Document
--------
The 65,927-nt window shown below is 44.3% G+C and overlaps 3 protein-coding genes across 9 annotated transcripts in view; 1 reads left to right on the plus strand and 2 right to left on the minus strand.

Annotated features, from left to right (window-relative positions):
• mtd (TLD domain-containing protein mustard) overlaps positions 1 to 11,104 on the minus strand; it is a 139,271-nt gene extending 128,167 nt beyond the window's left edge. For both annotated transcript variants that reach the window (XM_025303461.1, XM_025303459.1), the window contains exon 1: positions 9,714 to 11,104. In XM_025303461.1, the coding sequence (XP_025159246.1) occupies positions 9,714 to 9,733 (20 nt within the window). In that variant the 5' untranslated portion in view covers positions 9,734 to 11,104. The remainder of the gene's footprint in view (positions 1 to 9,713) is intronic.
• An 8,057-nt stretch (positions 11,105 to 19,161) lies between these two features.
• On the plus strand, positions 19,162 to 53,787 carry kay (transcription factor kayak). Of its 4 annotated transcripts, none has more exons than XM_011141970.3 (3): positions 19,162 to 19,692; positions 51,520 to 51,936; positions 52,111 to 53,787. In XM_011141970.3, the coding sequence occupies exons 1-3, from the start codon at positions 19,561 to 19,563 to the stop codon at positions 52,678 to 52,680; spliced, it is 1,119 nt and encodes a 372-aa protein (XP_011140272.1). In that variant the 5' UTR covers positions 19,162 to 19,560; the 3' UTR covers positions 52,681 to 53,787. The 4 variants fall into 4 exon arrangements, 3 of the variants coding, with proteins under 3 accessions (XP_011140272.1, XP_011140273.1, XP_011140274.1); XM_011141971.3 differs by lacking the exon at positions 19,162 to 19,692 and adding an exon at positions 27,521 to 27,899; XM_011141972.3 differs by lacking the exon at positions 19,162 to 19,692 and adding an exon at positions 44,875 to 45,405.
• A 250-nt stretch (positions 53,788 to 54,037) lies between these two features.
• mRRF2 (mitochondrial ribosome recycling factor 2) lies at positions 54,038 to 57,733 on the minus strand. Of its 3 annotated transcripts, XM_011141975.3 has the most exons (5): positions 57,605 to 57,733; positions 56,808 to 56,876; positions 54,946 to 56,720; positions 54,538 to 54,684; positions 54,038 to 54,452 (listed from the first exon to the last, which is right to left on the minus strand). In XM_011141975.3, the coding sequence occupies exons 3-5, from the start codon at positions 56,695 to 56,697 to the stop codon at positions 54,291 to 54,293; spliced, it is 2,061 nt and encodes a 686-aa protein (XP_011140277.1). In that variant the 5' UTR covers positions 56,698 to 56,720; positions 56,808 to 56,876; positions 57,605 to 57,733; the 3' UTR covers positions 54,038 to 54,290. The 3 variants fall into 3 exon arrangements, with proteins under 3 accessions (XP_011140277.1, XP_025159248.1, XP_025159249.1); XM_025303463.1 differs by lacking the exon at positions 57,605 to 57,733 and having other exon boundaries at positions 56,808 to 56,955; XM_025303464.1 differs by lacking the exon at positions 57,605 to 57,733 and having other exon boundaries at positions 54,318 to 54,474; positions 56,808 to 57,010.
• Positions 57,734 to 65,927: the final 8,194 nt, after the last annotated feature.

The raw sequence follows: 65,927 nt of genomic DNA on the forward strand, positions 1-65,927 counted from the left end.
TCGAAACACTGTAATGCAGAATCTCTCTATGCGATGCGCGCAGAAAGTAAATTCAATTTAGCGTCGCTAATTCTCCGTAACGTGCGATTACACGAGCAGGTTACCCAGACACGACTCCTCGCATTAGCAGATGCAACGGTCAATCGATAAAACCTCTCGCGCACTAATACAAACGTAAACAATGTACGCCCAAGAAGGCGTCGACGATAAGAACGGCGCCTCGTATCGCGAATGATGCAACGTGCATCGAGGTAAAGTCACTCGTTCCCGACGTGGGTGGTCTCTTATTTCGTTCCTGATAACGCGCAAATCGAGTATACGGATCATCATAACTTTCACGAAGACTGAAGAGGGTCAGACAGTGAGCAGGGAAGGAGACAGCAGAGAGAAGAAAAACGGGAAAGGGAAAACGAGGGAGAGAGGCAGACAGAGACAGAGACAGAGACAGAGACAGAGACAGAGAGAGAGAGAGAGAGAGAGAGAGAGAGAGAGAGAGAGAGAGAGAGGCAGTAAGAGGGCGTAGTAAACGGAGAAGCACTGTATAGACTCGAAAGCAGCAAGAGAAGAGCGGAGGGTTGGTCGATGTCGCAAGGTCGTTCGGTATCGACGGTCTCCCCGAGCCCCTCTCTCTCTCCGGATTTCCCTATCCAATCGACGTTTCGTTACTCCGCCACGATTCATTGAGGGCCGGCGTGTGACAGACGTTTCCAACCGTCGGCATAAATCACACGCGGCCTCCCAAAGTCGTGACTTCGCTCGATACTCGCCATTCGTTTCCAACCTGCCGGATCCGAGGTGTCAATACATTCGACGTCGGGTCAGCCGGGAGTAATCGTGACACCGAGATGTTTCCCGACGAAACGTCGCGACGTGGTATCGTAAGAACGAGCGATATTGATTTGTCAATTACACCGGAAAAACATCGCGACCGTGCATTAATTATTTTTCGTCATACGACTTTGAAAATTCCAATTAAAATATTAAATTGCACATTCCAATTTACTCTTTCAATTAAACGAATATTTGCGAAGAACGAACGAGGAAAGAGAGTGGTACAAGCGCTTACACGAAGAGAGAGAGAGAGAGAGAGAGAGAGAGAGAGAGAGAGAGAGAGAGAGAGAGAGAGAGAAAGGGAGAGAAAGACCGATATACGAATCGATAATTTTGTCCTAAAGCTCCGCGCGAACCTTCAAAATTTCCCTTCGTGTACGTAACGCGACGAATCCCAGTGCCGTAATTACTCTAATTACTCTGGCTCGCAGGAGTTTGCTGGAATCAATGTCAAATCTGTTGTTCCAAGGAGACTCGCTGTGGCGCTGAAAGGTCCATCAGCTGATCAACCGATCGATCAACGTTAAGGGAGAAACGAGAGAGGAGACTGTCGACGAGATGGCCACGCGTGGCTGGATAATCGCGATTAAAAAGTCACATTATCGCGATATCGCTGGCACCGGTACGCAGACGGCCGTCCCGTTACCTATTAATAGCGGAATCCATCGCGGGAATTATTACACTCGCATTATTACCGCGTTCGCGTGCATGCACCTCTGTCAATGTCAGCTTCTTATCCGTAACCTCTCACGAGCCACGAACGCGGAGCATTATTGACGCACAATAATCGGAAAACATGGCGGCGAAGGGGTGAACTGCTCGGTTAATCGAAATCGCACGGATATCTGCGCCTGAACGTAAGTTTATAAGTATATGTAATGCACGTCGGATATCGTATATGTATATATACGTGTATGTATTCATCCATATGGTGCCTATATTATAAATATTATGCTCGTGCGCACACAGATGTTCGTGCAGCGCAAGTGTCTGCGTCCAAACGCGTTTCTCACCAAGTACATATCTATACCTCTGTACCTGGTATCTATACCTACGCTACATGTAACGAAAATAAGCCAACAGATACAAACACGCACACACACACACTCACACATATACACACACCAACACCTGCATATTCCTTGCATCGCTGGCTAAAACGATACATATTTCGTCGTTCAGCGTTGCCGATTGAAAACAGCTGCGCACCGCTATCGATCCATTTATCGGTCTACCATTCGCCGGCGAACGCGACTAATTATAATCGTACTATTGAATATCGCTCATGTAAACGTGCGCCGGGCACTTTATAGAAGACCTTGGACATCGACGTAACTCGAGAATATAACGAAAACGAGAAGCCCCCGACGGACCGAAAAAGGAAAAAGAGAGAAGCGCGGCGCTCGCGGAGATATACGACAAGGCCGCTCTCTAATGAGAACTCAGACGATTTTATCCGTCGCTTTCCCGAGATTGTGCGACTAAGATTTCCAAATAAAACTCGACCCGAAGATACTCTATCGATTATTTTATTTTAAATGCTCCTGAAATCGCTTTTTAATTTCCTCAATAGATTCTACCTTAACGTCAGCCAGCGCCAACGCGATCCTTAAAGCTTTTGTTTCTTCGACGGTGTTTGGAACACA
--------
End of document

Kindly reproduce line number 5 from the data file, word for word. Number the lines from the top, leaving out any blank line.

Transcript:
• On the plus strand, positions 19,162 to 53,787 carry kay (transcription factor kayak). Of its 4 annotated transcripts, none has more exons than XM_011141970.3 (3): positions 19,162 to 19,692; positions 51,520 to 51,936; positions 52,111 to 53,787. In XM_011141970.3, the coding sequence occupies exons 1-3, from the start codon at positions 19,561 to 19,563 to the stop codon at positions 52,678 to 52,680; spliced, it is 1,119 nt and encodes a 372-aa protein (XP_011140272.1). In that variant the 5' UTR covers positions 19,162 to 19,560; the 3' UTR covers positions 52,681 to 53,787. The 4 variants fall into 4 exon arrangements, 3 of the variants coding, with proteins under 3 accessions (XP_011140272.1, XP_011140273.1, XP_011140274.1); XM_011141971.3 differs by lacking the exon at positions 19,162 to 19,692 and adding an exon at positions 27,521 to 27,899; XM_011141972.3 differs by lacking the exon at positions 19,162 to 19,692 and adding an exon at positions 44,875 to 45,405.